The Motor Vehicles Act of 1988, also known as the MV Act 1988, is a landmark legislation in India that oversees the laws for road transport regulations, penalties, punishments, accidents, and associated remedies. However, a series of modifications to the Act included a flurry of new articles and increased punishments. The legislation is organized into two schedules, fourteen chapters, and 216 sections.
The Motor Vehicles Act was first introduced in 1914 to address the concerns of consumers seeking financial protection in the case of an accident. It was replaced in 1934 in order to manage road transportation. The Government of India amended the statute in 1988 to protect the rights of motor vehicle owners.
Whether you own a vehicle, whether a two-wheeler or a car, you must have motor insurance. It not only provides financial protection in the event of an accident or other harm, but it is also a legal requirement. The Motor Vehicle Act 166 includes notable provisions that protect policyholders' interests.
This Act addresses all areas of road transport on the roadways that safeguard the welfare of third parties. If you have been seriously injured or killed in an accident, you may file an appeal under this legislation.
With an increasing number of automobiles on Indian roads, heavy traffic, poor road conditions, and instances of aggressive driving, the number of road accidents is increasing by the day. Traffic accidents can cause significant property damage, serious injuries, and even death.
The MV Act of 1988 serves as the constitutional foundation for giving redress and remedies in such cases.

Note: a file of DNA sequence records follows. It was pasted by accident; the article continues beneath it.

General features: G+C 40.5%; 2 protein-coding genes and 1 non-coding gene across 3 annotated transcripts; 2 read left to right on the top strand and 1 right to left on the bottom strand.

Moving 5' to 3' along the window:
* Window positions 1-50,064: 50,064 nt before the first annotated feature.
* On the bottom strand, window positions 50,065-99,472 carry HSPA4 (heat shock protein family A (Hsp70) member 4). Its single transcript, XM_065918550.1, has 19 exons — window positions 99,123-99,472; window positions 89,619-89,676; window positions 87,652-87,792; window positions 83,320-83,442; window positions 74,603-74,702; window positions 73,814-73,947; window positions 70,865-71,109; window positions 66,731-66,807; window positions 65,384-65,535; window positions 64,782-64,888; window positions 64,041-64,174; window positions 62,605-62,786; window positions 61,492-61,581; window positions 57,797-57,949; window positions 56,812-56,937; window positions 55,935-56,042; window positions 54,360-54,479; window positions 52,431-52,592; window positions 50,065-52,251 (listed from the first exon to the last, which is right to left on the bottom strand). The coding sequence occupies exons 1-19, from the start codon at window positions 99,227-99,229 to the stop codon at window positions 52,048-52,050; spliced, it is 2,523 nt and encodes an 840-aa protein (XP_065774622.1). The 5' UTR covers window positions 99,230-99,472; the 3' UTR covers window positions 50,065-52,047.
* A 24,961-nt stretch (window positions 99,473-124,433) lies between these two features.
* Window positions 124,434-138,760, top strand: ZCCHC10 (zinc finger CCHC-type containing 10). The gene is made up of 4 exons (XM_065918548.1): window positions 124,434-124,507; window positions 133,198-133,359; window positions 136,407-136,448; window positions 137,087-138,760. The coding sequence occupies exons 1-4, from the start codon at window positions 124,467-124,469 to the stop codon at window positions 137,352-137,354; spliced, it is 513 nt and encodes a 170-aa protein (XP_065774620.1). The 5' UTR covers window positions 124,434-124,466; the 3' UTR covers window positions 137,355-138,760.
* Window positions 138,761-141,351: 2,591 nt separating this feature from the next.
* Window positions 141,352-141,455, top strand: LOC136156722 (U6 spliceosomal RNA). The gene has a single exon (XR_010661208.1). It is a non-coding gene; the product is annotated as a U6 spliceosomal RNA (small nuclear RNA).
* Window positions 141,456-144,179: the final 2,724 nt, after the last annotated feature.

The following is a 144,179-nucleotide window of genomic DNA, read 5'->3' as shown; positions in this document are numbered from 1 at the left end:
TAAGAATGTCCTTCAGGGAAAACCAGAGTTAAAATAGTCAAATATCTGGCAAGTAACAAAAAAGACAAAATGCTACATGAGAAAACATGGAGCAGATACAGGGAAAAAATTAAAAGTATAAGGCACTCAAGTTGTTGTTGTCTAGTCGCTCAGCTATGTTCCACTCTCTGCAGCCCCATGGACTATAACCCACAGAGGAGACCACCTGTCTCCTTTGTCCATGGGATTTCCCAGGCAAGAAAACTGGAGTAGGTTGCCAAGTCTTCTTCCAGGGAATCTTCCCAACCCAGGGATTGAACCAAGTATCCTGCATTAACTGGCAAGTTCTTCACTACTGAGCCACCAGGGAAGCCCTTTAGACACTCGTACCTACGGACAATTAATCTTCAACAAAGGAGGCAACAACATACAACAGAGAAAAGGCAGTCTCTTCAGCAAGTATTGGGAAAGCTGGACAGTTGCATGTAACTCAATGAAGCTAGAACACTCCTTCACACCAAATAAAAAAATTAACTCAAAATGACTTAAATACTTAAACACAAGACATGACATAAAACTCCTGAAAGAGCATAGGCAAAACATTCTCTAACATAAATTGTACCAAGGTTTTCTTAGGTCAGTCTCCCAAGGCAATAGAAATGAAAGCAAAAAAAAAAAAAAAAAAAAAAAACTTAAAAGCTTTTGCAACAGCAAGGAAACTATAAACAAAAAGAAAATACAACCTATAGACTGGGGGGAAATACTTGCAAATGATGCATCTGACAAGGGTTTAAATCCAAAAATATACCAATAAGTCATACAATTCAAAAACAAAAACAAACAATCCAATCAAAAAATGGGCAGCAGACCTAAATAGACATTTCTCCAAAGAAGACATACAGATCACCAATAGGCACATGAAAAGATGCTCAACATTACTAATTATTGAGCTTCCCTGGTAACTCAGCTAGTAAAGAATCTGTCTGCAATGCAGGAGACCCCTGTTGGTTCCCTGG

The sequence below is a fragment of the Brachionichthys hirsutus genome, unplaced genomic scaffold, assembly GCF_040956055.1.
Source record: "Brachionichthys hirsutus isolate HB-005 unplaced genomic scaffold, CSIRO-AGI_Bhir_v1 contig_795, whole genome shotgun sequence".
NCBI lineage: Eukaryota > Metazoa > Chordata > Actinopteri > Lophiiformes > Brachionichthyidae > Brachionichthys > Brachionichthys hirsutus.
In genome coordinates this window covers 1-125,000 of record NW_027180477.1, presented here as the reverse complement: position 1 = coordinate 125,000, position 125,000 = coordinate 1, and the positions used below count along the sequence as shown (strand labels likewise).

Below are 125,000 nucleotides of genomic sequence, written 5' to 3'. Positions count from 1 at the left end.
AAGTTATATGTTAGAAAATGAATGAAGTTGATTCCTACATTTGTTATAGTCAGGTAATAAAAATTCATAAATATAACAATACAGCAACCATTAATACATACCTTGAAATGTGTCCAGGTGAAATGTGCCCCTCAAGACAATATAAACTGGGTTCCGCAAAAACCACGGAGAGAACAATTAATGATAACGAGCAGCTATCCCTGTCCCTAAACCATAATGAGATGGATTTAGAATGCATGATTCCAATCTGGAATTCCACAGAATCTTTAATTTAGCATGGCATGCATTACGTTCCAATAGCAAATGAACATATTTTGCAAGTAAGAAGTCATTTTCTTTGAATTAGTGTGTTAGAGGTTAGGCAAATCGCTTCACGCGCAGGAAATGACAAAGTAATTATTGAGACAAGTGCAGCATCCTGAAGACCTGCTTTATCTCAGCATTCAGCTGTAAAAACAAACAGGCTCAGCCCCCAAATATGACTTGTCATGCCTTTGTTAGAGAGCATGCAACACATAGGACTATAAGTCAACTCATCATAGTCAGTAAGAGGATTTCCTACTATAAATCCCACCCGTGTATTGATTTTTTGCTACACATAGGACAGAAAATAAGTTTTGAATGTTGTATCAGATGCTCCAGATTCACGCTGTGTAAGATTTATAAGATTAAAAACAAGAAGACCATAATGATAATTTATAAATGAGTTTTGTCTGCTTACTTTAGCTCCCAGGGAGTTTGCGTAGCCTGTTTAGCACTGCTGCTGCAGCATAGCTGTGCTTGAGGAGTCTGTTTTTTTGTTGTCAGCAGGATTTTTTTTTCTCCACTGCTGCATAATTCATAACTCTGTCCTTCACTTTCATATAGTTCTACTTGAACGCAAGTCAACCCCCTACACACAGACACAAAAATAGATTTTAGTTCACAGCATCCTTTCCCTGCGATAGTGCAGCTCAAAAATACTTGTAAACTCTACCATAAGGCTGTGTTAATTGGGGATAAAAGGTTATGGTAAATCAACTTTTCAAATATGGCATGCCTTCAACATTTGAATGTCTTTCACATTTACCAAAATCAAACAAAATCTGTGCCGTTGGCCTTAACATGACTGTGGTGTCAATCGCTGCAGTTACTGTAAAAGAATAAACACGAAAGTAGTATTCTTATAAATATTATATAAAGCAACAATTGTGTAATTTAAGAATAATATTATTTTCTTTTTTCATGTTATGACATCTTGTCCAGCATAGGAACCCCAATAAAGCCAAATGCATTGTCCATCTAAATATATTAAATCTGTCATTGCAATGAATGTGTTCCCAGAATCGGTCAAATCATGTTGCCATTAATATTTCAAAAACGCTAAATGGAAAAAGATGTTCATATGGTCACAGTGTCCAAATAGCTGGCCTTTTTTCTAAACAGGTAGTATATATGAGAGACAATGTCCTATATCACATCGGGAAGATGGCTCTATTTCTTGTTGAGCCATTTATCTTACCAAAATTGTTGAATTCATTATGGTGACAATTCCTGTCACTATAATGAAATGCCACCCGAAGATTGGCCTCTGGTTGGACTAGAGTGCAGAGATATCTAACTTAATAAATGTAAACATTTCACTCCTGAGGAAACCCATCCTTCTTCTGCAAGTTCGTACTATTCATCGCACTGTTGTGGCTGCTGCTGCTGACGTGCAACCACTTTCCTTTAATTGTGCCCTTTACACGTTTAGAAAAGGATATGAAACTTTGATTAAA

It ensures that the interests of innocent victims are protected, that the offender is punished fairly, and that proper compensation is delivered to all aggrieved parties.
Hence, this Act not only establishes criteria for safer road conditions but also includes a comprehensive redressal system in the event that an unfortunate incident occurs.
The aggrieved parties must apply to the Motor Accidents Claim Tribunal in order to get the requisite compensation under the Act. Section 166 of Motor Vehicle Act of 1988 specifies who can make a claim through MACT if they are involved in a traffic accident.
The claimant may make a compensation claim under Section 166 IPC with any of the Vehicle Accident Claim Tribunals listed below:
An individual might be regarded as the rightful claimant and seek compensation from the Motor Accidents Claim Tribunal under Section 166 IPC (Chapter XII) of the Motor Vehicles Act 166 if:
The MV Act of 1988 does not provide a time limit for requesting compensation under Section 166. Therefore, it is best to register the claim as soon as possible to avoid any concerns or questions during the tribunal process. In the following cases, the Vehicle Accident Claim Tribunal will award compensation to the parties involved: